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My Husband’s Business is Starting to Recover But We are So Overloaded in Debt. – Lisa

“Dear Steve,

In 2001 my husband, an engineer, left his company and started a business with 2 partners. The company was doing well and they were giving themselves about $7,000/month in take home pay each. In 2007 we moved to a slightly larger house, increasing our mortgage by about $1,000/month. Long story short – large customers stopped paying my husband’s company in a timely manner and in 10/2008 they basically stopped paying themselves a salary. The business stayed afloat and only a few employees were let go (some of whom have been rehired since). We have 3 young children and I have been working a PT job since 2006.

My husband works about 80 hours a week and has much greater earning potential than me so we have tried our hardest to keep me at my PT job. Basically we are now drowning in credit card debt.

While my husband’s take home pay is slowly creeping back up, we are now almost completely unable to make the minimum due payments on our credit cards.

I had never had substantial credit card debt until this recession and I feel soooo stupid that we are in this situation. My husband has his masters in mechanical engineering as well as his MBA and I also have a college degree. Every month when I charged groceries, gas and everything else it seemed out of necessity.

We have borrowed about $20,000 from each of our parents and can’t borrow anymore. I have been looking into “debt relief” and it all seems like such a scam. However, the situation is getting dire, we can barely pay our mortgage and the credit cards are a mess (about $40,000).

Our credit is already pretty bad (400’s for us both). Should we “settle” the amounts lower or maybe just consolidate for the sake of lower interest rates? In hindsight we shouldn’t have moved, but now that we are here i would like to stay in this house for 8 more years, at least until 2 out of 3 are in college. Is it ever possible to stay in your house if you declare bankruptcy? I fear that is where we are headed.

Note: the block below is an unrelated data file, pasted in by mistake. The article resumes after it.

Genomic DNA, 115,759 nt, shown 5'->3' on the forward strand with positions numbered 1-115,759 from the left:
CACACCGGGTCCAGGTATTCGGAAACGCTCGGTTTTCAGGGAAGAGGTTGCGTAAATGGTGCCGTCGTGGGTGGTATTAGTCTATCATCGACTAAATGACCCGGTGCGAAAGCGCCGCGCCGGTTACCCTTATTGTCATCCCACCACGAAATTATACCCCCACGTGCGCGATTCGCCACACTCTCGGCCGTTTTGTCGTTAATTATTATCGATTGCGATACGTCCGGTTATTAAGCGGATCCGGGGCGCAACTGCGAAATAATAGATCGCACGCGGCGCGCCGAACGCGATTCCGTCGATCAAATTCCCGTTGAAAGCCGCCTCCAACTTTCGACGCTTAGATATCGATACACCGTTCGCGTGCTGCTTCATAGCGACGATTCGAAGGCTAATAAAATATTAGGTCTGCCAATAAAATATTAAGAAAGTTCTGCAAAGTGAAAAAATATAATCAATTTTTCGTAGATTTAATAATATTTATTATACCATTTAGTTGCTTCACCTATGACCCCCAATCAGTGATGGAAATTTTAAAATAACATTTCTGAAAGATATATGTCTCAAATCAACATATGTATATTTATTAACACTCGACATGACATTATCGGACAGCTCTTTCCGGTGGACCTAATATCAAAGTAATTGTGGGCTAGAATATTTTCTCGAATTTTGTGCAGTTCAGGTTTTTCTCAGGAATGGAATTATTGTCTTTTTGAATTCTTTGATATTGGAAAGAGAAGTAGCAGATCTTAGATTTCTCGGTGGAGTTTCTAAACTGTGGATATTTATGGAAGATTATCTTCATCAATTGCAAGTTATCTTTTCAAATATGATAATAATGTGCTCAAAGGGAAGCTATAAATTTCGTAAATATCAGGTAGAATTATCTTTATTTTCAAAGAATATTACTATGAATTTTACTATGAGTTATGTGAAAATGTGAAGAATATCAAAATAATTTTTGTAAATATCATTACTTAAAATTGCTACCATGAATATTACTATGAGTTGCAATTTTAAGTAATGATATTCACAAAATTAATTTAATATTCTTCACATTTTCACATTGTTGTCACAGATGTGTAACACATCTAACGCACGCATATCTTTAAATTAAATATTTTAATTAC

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Thank you for reading this.

Lisa”

Dear Lisa,

I think the most sense is bankruptcy. A Chapter 7 bankruptcy would clear all your unsecured debt in a couple of months but even a Chapter 13 bankruptcy has some advantages. At the very least it would prevent the collection calls and keep creditors at bay.

I think you’d get some great benefits out of reading “The Honest and Unvarnished Truth About How to Get Out of Debt.”

Your situation is a good example of why I frequently ask people that are up against the financial wall if they have a great responsibility to fix the past or fix the future.

Now that things are looking up this might just be the time for you to deal with your lingering debt you can no longer manage. I urge you to click here to find a local bankruptcy attorney and talk to them about your situation.

I’m going to give you some homework here. I want you to go discuss your situation with a local bankruptcy attorney. If you don’t “click” with the first one you find, find another one.

After you talk to the bankruptcy attorney I want you to come back to this question and update me with what you learned by posting a comment below.

If we take this is logical steps I’ll get you to a point where you can start looking forward to better times to come.

Sincerly,
Steve

You are not alone. I'm here to help. There is no need to suffer in silence. We can get through this. Tomorrow can be better than today. Don't give up.




About the author

Steve Rhode

Steve Rhode is the Get Out of Debt Guy and has been helping good people with bad debt problems since 1994. You can learn more about Steve, here.

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